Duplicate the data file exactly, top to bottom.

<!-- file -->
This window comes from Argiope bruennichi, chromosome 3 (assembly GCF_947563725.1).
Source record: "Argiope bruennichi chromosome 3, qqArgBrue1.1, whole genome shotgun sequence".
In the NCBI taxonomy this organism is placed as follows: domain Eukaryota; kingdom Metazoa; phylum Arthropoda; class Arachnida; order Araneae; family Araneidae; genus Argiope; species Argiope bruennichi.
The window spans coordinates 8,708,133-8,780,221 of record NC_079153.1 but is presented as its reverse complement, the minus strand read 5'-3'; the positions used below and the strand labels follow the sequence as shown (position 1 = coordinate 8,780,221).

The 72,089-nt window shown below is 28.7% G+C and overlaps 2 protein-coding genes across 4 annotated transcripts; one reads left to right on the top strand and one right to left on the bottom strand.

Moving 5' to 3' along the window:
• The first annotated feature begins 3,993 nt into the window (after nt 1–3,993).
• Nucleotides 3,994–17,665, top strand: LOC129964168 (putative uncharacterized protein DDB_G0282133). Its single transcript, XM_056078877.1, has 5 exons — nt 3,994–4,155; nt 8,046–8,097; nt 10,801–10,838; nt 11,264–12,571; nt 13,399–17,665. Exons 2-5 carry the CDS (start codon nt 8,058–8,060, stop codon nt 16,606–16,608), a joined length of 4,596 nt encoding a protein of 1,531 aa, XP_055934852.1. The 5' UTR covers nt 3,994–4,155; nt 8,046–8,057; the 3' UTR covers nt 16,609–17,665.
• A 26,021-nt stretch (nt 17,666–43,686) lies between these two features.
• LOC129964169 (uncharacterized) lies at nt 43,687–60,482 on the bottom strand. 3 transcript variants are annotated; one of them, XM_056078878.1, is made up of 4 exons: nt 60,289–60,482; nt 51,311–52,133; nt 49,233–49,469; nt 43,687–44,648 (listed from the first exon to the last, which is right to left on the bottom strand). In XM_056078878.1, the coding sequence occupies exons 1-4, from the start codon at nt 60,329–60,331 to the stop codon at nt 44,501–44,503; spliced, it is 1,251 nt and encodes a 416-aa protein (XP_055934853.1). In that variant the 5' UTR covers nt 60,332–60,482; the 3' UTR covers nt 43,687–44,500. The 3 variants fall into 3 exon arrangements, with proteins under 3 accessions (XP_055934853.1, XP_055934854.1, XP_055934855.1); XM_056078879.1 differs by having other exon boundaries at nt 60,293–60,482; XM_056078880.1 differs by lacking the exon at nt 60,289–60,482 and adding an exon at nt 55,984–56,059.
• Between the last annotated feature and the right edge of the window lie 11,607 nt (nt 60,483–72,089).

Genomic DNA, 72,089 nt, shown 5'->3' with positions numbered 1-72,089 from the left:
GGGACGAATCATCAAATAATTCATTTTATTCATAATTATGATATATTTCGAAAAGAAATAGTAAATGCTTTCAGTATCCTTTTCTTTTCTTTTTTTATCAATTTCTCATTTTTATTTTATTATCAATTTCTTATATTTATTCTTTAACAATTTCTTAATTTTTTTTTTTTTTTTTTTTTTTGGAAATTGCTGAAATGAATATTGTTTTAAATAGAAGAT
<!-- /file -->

This window comes from Argiope bruennichi, chromosome 3 (assembly GCF_947563725.1).
Source record: "Argiope bruennichi chromosome 3, qqArgBrue1.1, whole genome shotgun sequence".
In the NCBI taxonomy this organism is placed as follows: domain Eukaryota; kingdom Metazoa; phylum Arthropoda; class Arachnida; order Araneae; family Araneidae; genus Argiope; species Argiope bruennichi.
The window spans coordinates 8,708,133-8,780,221 of record NC_079153.1 but is presented as its reverse complement, the minus strand read 5'-3'; the positions used below and the strand labels follow the sequence as shown (position 1 = coordinate 8,780,221).

The 72,089-nt window shown below is 28.7% G+C and overlaps 2 protein-coding genes across 4 annotated transcripts; one reads left to right on the top strand and one right to left on the bottom strand.

Moving 5' to 3' along the window:
• The first annotated feature begins 3,993 nt into the window (after nt 1–3,993).
• Nucleotides 3,994–17,665, top strand: LOC129964168 (putative uncharacterized protein DDB_G0282133). Its single transcript, XM_056078877.1, has 5 exons — nt 3,994–4,155; nt 8,046–8,097; nt 10,801–10,838; nt 11,264–12,571; nt 13,399–17,665. Exons 2-5 carry the CDS (start codon nt 8,058–8,060, stop codon nt 16,606–16,608), a joined length of 4,596 nt encoding a protein of 1,531 aa, XP_055934852.1. The 5' UTR covers nt 3,994–4,155; nt 8,046–8,057; the 3' UTR covers nt 16,609–17,665.
• A 26,021-nt stretch (nt 17,666–43,686) lies between these two features.
• LOC129964169 (uncharacterized) lies at nt 43,687–60,482 on the bottom strand. 3 transcript variants are annotated; one of them, XM_056078878.1, is made up of 4 exons: nt 60,289–60,482; nt 51,311–52,133; nt 49,233–49,469; nt 43,687–44,648 (listed from the first exon to the last, which is right to left on the bottom strand). In XM_056078878.1, the coding sequence occupies exons 1-4, from the start codon at nt 60,329–60,331 to the stop codon at nt 44,501–44,503; spliced, it is 1,251 nt and encodes a 416-aa protein (XP_055934853.1). In that variant the 5' UTR covers nt 60,332–60,482; the 3' UTR covers nt 43,687–44,500. The 3 variants fall into 3 exon arrangements, with proteins under 3 accessions (XP_055934853.1, XP_055934854.1, XP_055934855.1); XM_056078879.1 differs by having other exon boundaries at nt 60,293–60,482; XM_056078880.1 differs by lacking the exon at nt 60,289–60,482 and adding an exon at nt 55,984–56,059.
• Between the last annotated feature and the right edge of the window lie 11,607 nt (nt 60,483–72,089).

Genomic DNA, 72,089 nt, shown 5'->3' with positions numbered 1-72,089 from the left:
GGGACGAATCATCAAATAATTCATTTTATTCATAATTATGATATATTTCGAAAAGAAATAGTAAATGCTTTCAGTATCCTTTTCTTTTCTTTTTTTATCAATTTCTCATTTTTATTTTATTATCAATTTCTTATATTTATTCTTTAACAATTTCTTAATTTTTTTTTTTTTTTTTTTTTTTGGAAATTGCTGAAATGAATATTGTTTTAAATAGAAGAT